ECU News, Notes and Commentary
Thursday, June 9, 2005
By Bethany Bradsher
Carson protégés sprint to
|B.J. Henderson and
Hector Cotto are the latest in a long line of sprinters to advance
to NCAA championship competition under the tutelage of East Carolina
track icon Bill Carson (right).
Photo: ECU Media
One is a
seasoned competitor who is on his fourth trip to nationals in the third
different event. The other is competing at his sport’s highest level for the
B.J. Henderson and Hector Cotto know that their participation in track and
field’s version of the Big Dance is something special. And they arrived in
California hoping to turn in performances that will make their competitors
remember the name East Carolina.
nationals,” said Henderson, a senior who will compete in the preliminary
heat of the 200 meters on Thursday in the Sacramento, Calif. meet. “They’re
the best of the best. It’s not a cakewalk, that’s for sure.”
and Cotto, a junior running in the 110-meter high hurdles, qualified for the
NCAA National Meet with their performances in the East Regional Track and
Field Championships on May 28 in New York. Henderson ran a personal record
time of 20.64 in the 200 and Cotto finished the hurdles in 13.84, times that
earned both of them fourth-place finishes.
runners arrived on the West Coast Sunday with ECU head track coach Bill
Carson, who has been leading Pirate runners for 37 years and has coached 68
All-Americans. Carson, who has a reputation for building sprinters, said
that national publications recently ranked Henderson 12th and Cotto 13th in
their respective events.
rankings mean that the Pirates need to have plenty of respect for their
faster opponents but that they could realistically aim for a spot in the
semifinals and — if they peak at the just the right time — possibly in
Unfortunately, Cotto’s national dreams came to an end Wednesday when he ran
his preliminary heat in 14.20, considerably slower than his personal-best of
13.78, and failed to advance to the semifinals.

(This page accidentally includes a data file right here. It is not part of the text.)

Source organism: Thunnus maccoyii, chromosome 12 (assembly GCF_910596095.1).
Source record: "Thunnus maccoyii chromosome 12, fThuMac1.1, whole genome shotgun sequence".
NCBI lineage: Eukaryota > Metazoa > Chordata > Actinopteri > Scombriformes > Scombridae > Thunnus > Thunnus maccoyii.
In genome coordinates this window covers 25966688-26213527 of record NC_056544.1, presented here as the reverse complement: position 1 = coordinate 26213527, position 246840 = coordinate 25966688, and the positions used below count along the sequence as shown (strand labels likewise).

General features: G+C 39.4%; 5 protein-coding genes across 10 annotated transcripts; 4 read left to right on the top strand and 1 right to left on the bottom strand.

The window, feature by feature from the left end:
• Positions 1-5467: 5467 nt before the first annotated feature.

“He had a
terrible start and he hit the third hurdle,” Carson said on Wednesday night.
was brimming with optimism Monday about his chances to run his fastest in
Sacramento, will return to training with his sights set on an outstanding
regionals I knew how hard it was just to get out of regionals,” said Cotto,
a junior from Holly Springs. “But I like the competition and I like to get
psyched out before the race. It makes me run faster.”
who was scheduled to run his preliminary race on Thursday, has been one of
Carson’s most reliable sprinters since he arrived in Greenville as a
freshman. He was recruited as more of a 400-meter runner, and in his first
season as a Pirate he qualified for nationals in that event. But a hip
injury during his sophomore year set him back in the 400, which requires
more intense training and competition than the 200.
sophomore and a junior, Henderson returned to the national meet as a member
of the 4X400 relay team, but it took three years for him to make it again in
an individual event. It seemed like this was his year for the 200 meters
when, after fighting another injury during the indoor season, he ran his
best-ever time of 20.84 in the first outdoor meet.
“I PRed in
the first meet, and he’s been letting me run the 200 ever since,” he said of
One of the
competitors in Henderson’s event, Wallace Spearmon from Arkansas, has run
the race in 19.97, and three others have finished better than 20.4, he said.
to Carson, the 200 meters is the toughest event in the meet this year, but
Henderson’s times knot him up with a host of other competitors in the middle
of the group.
those four or five guys, anything is possible,” Henderson said.
results in the 200 are also unpredictable because so much depends on which
lane a runner draws. Unlike a straight shot like the 100 or a course where
the runners can cut in like the 400, 200-meter runners must contend with a
curve and stay in their lanes for the entire race.
200, it’s all about lanes,” Carson said. “The bottom line is, if you draw an
inside lane it’s fatal.”
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